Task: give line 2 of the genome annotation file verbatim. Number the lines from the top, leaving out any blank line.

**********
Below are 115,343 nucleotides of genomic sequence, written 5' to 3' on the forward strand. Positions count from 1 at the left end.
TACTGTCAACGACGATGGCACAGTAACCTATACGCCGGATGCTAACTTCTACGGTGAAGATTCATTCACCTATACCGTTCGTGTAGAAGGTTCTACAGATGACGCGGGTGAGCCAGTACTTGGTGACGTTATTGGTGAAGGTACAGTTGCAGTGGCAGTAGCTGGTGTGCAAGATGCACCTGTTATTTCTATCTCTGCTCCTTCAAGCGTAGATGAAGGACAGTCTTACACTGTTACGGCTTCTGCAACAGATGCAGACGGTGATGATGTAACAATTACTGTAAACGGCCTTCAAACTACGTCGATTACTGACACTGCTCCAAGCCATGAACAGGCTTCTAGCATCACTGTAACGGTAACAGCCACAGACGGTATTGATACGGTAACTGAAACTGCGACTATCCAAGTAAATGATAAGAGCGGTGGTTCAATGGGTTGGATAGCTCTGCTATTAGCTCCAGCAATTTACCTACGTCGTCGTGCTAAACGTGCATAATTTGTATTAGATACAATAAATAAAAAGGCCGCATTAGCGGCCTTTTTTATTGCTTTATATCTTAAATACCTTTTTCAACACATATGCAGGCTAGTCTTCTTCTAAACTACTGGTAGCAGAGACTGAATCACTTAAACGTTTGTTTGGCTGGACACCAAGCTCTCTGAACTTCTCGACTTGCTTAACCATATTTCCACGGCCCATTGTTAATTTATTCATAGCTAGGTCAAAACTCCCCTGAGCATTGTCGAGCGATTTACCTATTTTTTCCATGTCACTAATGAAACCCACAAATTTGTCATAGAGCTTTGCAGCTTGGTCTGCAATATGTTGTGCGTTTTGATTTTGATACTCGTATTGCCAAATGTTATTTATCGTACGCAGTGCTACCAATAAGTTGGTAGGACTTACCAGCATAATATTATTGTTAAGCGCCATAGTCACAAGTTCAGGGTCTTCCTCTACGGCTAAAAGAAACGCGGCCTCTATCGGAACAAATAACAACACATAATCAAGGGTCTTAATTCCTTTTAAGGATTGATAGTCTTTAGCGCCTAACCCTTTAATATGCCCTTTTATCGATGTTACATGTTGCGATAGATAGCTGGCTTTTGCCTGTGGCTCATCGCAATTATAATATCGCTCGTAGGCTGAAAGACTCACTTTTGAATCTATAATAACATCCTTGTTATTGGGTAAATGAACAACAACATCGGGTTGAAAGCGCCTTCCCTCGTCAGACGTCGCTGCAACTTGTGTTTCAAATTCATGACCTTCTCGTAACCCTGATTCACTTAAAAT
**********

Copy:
TACTGTCAACGACGATGGCACAGTAACCTATACGCCGGATGCTAACTTCTACGGTGAAGATTCATTCACCTATACCGTTCGTGTAGAAGGTTCTACAGATGACGCGGGTGAGCCAGTACTTGGTGACGTTATTGGTGAAGGTACAGTTGCAGTGGCAGTAGCTGGTGTGCAAGATGCACCTGTTATTTCTATCTCTGCTCCTTCAAGCGTAGATGAAGGACAGTCTTACACTGTTACGGCTTCTGCAACAGATGCAGACGGTGATGATGTAACAATTACTGTAAACGGCCTTCAAACTACGTCGATTACTGACACTGCTCCAAGCCATGAACAGGCTTCTAGCATCACTGTAACGGTAACAGCCACAGACGGTATTGATACGGTAACTGAAACTGCGACTATCCAAGTAAATGATAAGAGCGGTGGTTCAATGGGTTGGATAGCTCTGCTATTAGCTCCAGCAATTTACCTACGTCGTCGTGCTAAACGTGCATAATTTGTATTAGATACAATAAATAAAAAGGCCGCATTAGCGGCCTTTTTTATTGCTTTATATCTTAAATACCTTTTTCAACACATATGCAGGCTAGTCTTCTTCTAAACTACTGGTAGCAGAGACTGAATCACTTAAACGTTTGTTTGGCTGGACACCAAGCTCTCTGAACTTCTCGACTTGCTTAACCATATTTCCACGGCCCATTGTTAATTTATTCATAGCTAGGTCAAAACTCCCCTGAGCATTGTCGAGCGATTTACCTATTTTTTCCATGTCACTAATGAAACCCACAAATTTGTCATAGAGCTTTGCAGCTTGGTCTGCAATATGTTGTGCGTTTTGATTTTGATACTCGTATTGCCAAATGTTATTTATCGTACGCAGTGCTACCAATAAGTTGGTAGGACTTACCAGCATAATATTATTGTTAAGCGCCATAGTCACAAGTTCAGGGTCTTCCTCTACGGCTAAAAGAAACGCGGCCTCTATCGGAACAAATAACAACACATAATCAAGGGTCTTAATTCCTTTTAAGGATTGATAGTCTTTAGCGCCTAACCCTTTAATATGCCCTTTTATCGATGTTACATGTTGCGATAGATAGCTGGCTTTTGCCTGTGGCTCATCGCAATTATAATATCGCTCGTAGGCTGAAAGACTCACTTTTGAATCTATAATAACATCCTTGTTATTGGGTAAATGAACAACAACATCGGGTTGAAAGCGCCTTCCCTCGTCAGACGTCGCTGCAACTTGTGTTTCAAATTCATGACCTTCTCGTAACCCTGATTCACTTAAAAT